Electoral College Map: Biden's Swing-State Edge, Trump's Path You would rather be Democrat Joe Biden heading into Election Day than President Trump, but there's lots of uncertainty. It's possible to see Biden win a blowout or Trump again eke out a win.
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Final NPR Electoral Map: Biden Has The Edge, But Trump Retains Narrow Path

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Final NPR Electoral Map: Biden Has The Edge, But Trump Retains Narrow Path

Final NPR Electoral Map: Biden Has The Edge, But Trump Retains Narrow Path

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STEVE INSKEEP, HOST:

When Joe Biden traveled to Florida yesterday, he explicitly referred to the electoral map. He said if Democrats win Florida four days from now, quote, "it's over." It would be very hard for President Trump to reach the 270 electoral votes that decide the presidency. The president knows this, too, and also campaigned yesterday in Florida, which, not coincidentally, he has made his new home state.

(SOUNDBITE OF ARCHIVED RECORDING)

PRESIDENT DONALD TRUMP: We are going to win Florida. And we are going to win four more years in the White House.

(CHEERING)

JOE BIDEN: When you use your power, the power of the vote, we literally are going to change the course of this country for generations to come.

INSKEEP: So that's one state on the electoral map. And let's look across NPR's final version of that map, which is out today. NPR senior political editor Domenico Montanaro is with us. Domenico, good morning.

DOMENICO MONTANARO, BYLINE: Good morning, Steve.

INSKEEP: So what do you see on that map?

MONTANARO: Well, like you say, Biden has the advantage. What our map shows us that with states leaning or likely to go in either candidate's direction, Biden now leads with 279 electoral votes to 125. That 270 is obviously over the threshold needed. So if the president is going to win, he's going to have to win all of the toss-up states and one of those states that's leaning in Biden's direction. And it's not completely out of the realm of possibility. He's certainly within striking distance in those competitive states. We've made two big changes in this map. We put two important states in the toss-up category, Arizona and Texas. Not all these toss-ups are created equal, though. We hesitated with Texas because of its history of voting Republican - hasn't gone for a Democratic president since 1976, and Trump won it by nine points in 2016. But look. It's been remarkably close. Early voting has been through the roof. Lots of young voters, lots of Latinos turning out. And, you know, Biden has been leading consistently in Arizona, also, since early March. Polls are within the margin of error there. So to keep that competitive, Trump is certainly pulling out a lot of stops. And it looks like, you know, right now it's a toss-up.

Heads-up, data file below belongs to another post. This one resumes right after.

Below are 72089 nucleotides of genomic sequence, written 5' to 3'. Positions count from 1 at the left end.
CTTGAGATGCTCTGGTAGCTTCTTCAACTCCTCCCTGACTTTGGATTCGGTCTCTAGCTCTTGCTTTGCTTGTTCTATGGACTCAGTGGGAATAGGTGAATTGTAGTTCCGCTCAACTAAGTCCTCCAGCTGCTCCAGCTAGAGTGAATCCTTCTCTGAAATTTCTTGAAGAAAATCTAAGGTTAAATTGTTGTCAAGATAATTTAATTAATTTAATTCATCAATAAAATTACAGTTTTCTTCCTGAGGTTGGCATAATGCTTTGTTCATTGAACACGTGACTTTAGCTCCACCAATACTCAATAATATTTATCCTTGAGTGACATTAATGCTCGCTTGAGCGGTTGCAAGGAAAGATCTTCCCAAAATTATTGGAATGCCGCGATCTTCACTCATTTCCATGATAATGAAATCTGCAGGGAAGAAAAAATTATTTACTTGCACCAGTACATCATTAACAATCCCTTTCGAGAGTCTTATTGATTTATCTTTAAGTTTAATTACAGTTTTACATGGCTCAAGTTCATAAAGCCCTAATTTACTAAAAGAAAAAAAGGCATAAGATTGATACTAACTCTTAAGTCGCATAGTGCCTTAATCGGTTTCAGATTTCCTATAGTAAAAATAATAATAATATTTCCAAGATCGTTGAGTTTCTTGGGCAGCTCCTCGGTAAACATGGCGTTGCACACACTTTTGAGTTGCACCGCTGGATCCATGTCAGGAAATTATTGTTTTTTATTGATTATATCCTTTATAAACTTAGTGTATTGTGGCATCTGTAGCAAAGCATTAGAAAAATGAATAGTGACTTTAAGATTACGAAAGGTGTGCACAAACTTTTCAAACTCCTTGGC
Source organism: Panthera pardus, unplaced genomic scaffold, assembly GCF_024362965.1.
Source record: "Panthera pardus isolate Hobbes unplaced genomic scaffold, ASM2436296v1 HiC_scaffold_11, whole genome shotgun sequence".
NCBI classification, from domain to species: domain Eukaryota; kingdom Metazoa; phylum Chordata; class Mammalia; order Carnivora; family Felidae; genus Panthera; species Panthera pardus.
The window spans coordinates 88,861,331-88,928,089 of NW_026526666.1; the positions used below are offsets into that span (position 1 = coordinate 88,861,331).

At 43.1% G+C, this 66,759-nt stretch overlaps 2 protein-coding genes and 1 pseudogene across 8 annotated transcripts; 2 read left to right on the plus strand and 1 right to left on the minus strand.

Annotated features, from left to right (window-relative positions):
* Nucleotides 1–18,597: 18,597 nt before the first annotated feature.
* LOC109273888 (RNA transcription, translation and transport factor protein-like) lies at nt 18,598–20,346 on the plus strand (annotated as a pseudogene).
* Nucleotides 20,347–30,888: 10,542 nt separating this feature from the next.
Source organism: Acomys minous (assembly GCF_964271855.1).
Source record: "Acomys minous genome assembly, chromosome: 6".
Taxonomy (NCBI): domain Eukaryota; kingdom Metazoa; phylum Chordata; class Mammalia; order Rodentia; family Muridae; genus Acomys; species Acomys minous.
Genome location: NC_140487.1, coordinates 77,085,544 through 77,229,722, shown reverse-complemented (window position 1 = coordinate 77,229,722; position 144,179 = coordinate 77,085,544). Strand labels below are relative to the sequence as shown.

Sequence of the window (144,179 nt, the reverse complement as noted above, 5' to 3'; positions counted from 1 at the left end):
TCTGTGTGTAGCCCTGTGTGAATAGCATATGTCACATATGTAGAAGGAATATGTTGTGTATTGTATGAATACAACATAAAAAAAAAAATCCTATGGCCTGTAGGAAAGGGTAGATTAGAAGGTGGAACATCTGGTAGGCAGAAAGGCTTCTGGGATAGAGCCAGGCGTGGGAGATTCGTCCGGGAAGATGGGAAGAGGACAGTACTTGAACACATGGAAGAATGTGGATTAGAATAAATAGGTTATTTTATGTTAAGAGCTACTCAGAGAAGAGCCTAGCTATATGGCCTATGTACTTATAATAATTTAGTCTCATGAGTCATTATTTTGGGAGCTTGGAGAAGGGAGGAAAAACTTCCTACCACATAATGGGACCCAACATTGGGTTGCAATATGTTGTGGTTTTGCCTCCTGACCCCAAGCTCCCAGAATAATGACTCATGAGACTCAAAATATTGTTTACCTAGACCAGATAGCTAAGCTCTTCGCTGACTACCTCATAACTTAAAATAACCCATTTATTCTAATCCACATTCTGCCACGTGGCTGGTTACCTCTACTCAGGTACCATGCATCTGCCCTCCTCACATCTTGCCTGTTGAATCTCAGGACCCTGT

INSKEEP: Because you made the change in Texas and some other changes, you see tossup states that are now leaning blue. You see traditional red states that are now toss-up states. That's the way the map is moving. But you mentioned that the president could still win this.

MONTANARO: Absolutely. I mean, like I said, all the toss-up states are polling within the margin of error. So when you see a state that's within two or three points, one way or another - which is where a lot of those states in the middle are - that's not much of a lead at all. So I understand Democrats being very nervous. And the outcome is certainly not clear. Trump would have to win all of them, all those toss-up states, and win over one or more of those states leaning in Biden's direction. If he does that it would make it 259 to 259 and leave Pennsylvania as the state next up in the polling averages. And it's a state we know both campaigns are making strong pushes for. Pennsylvania, though, is expected to be slow in counting the vote this year. We could be waiting some time because Pennsylvania just doesn't have a history of dealing with as much mail-in voting as it is this year.

INSKEEP: I'm starting to think through different scenarios for election night, the final night of voting. One of them, I suppose, is Joe Biden wins Florida, as he's saying...

MONTANARO: Yeah.

INSKEEP: ...And that makes it seem that it's all over very quickly. But another is perhaps President Trump wins Florida, and he's still alive, and then we're waiting a long time for Pennsylvania.

MONTANARO: Yeah. Florida is a huge key in this election, you know? And Florida, I think, should make a lot of people nervous about the polls because it's always been a very close state. And in 2018, you know, a year when Democrats had a huge wave, won back the House, you know, the Democratic candidate there for governor had been leading in the polls by 3 1/2 points and wound up losing. So it's not outside the realm of possibility that you see something like that happening again. But without Florida, Trump's path is almost nonexistent.

INSKEEP: In a couple of seconds, what's one thing you're watching in the final days?

MONTANARO: Well, I mean, what is this huge turnout going to actually mean? You know, we've got potentially 65% of the electorate that's going to turn out - 150 million people. What is that going to do?

INSKEEP: NPR senior political editor Domenico Montanaro presenting the NPR final electoral map. Thanks.

MONTANARO: Thank you.

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